" I am outside time, outside self, in play, in joy.  When we can play with the unself-conscious concentration of a child, this is: art: prayer: love."  Madeline L'Engle

              Madonna and child

Art, prayer, and love. Those things that children can teach us best, in their non-selfconscious way.

These first two brown books are the very first I made several years ago at the beginning of my bookbinding experimentations, and at a time when I was working with a raised cord design.  The leather is from an old leather coat that I was able to turn into many books; it was a very thin leather that was just perfect for binding these books, and in good condition.  These were made using wheat paste as well, using Keith Smith's recipe.

This second pair of books are among some dear to me; the alligator skinned one contains tea stained pages, and hand made end bands.  It is small and chunky, and feels good to hold.  It is portable but thick, for writing small discoveries every day on a continuous journey.

This white journal below is made of the softest leather with earthen off white and tan coloring.  It pairs well with the brass corners, and light silver and gold toned ginko leaves inside. 


Monday, August 19, 2013

“Reverie is not a mind vacuum. It is rather the gift of an hour which knows the plentitude of the soul.”  Gaston Bachelard


This blog is begun, knowing the plentitude of the soul that there is to be celebrated through meditation, and the crafts of writing and sketching.  I hope to gather perspectives from among the arts and live here the joy that is to be had in a moment of reverie.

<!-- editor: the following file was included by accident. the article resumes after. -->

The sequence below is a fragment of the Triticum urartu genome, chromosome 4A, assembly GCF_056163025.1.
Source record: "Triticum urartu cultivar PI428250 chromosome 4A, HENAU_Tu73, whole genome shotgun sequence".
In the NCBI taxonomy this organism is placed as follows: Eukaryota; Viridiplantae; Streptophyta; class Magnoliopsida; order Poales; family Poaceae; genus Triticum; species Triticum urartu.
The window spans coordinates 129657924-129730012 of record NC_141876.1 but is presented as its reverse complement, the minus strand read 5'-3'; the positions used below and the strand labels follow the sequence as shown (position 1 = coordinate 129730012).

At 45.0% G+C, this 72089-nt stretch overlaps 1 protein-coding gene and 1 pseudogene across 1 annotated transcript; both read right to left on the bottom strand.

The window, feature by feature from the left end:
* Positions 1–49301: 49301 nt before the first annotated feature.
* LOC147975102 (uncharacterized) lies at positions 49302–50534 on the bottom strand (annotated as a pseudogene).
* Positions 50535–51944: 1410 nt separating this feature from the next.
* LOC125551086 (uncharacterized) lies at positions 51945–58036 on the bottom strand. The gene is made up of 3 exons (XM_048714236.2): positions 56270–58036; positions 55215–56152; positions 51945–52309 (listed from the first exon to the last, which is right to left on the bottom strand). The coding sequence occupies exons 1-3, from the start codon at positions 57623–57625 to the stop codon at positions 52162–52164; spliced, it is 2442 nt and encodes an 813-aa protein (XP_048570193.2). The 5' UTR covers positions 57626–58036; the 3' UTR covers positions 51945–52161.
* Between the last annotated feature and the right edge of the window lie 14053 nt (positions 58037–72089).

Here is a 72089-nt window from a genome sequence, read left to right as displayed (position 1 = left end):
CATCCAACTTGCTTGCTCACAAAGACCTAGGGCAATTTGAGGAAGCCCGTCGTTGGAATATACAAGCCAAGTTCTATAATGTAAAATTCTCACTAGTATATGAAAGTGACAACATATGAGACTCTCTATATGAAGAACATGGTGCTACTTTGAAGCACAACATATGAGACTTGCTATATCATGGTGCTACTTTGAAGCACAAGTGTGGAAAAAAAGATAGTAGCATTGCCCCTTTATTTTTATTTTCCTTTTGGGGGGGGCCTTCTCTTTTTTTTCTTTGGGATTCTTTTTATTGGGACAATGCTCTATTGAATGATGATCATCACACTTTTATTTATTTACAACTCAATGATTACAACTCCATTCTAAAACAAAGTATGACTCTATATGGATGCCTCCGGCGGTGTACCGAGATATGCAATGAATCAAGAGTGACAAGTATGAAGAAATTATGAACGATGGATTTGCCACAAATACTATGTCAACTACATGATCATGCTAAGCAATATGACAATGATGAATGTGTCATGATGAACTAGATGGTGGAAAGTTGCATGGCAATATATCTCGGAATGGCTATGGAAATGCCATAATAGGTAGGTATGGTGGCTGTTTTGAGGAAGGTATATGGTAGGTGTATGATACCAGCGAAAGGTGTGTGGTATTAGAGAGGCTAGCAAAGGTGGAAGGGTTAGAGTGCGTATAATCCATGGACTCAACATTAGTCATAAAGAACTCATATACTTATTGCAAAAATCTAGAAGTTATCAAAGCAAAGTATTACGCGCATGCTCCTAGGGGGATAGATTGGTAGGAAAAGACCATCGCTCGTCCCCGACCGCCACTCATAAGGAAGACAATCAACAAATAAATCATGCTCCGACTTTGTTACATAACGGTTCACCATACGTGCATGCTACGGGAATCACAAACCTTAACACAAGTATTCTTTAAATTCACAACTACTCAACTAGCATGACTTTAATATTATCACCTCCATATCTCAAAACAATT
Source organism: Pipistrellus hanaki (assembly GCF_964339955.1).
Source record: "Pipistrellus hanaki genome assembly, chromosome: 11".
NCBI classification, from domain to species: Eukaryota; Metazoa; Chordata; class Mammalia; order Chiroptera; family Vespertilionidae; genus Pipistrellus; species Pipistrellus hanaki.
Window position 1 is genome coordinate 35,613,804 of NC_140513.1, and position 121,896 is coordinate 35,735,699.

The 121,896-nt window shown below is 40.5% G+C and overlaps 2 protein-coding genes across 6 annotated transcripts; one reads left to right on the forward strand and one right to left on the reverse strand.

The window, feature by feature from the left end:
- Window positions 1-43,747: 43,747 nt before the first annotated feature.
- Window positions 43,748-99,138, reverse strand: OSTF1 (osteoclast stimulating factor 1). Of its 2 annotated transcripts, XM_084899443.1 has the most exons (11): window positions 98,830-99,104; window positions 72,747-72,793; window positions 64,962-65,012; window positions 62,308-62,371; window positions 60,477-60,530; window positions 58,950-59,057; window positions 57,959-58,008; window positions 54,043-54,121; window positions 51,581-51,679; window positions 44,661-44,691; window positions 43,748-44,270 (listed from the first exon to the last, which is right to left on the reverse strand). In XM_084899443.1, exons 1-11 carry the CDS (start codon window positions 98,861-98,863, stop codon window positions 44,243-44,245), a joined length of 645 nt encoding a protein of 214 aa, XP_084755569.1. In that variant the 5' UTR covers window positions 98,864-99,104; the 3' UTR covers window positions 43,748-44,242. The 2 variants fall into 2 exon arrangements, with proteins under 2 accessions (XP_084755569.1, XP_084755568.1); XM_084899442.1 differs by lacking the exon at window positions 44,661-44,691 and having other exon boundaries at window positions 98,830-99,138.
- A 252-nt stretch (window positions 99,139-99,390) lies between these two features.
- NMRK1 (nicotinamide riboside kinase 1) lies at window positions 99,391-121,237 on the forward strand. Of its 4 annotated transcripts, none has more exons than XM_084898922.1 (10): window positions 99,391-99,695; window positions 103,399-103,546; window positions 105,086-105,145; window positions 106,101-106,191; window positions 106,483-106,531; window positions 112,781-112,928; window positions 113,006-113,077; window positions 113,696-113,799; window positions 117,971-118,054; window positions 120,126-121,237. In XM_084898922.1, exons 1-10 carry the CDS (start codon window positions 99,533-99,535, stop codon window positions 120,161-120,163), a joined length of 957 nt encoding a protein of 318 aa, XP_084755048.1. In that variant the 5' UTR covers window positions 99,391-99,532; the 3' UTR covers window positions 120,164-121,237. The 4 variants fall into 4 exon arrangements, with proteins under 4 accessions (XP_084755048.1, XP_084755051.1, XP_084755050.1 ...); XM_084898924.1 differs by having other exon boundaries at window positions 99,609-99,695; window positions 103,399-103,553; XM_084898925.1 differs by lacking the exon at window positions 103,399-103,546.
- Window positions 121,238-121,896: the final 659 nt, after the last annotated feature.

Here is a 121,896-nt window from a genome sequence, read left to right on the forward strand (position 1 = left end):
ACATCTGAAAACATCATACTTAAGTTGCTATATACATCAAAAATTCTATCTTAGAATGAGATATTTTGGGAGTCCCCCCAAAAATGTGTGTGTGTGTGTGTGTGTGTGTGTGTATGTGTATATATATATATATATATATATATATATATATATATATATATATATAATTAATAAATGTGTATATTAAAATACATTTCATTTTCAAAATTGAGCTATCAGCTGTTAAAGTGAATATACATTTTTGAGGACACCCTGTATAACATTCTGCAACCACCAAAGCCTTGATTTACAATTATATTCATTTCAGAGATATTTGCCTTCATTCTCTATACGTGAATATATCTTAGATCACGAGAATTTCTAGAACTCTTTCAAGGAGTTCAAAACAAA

Pursuing clarity through writing whether one is in a creative, academic or reflective pursuit of life will pave the way for action springing from authentic desires and convictions.  I believe this is one way, in a proverb, to “guard your heart, for it is the wellspring of life.”


Meditation is not for navel gazing; rather it can facilitate the reconciling of the inner man and outer man, making him ready for action.  A man who knows himself is like a musician who has mastered his craft; he at once commands the notes and is ravished by them.   Slow artful living requires silence and meditation, but this centering oneself makes life worth living, for, “The most exhausting thing in life, I have discovered, is being insincere.” Anne Morrow Lindbergh, Gift from the Sea


The art of the written word is a discipline and a pleasure not often indulged in our digital generation. I will also be providing here some delights in the art of bookbinding.  Writing allows us to interact with the inner man through the tangible art of the hand written word, and a hand bound book contains many of the same tactile joys…The connectedness to the earth, to humans, to friends, to the work of our hands, and to unseen hope.  There is something missing when we do not write.  Indeed, I must agree with Hemingway when he says, “A writer must write what he has to say, not speak it.”

One can move from the push of time into the gracious expanse of calm, where we can breathe.  “The imagination needs moodling,--long, inefficient happy idling, dawdling and puttering.” –Brenda Ueland   At times I can think of nothing more beautiful than a large, earthy, blank page open before me.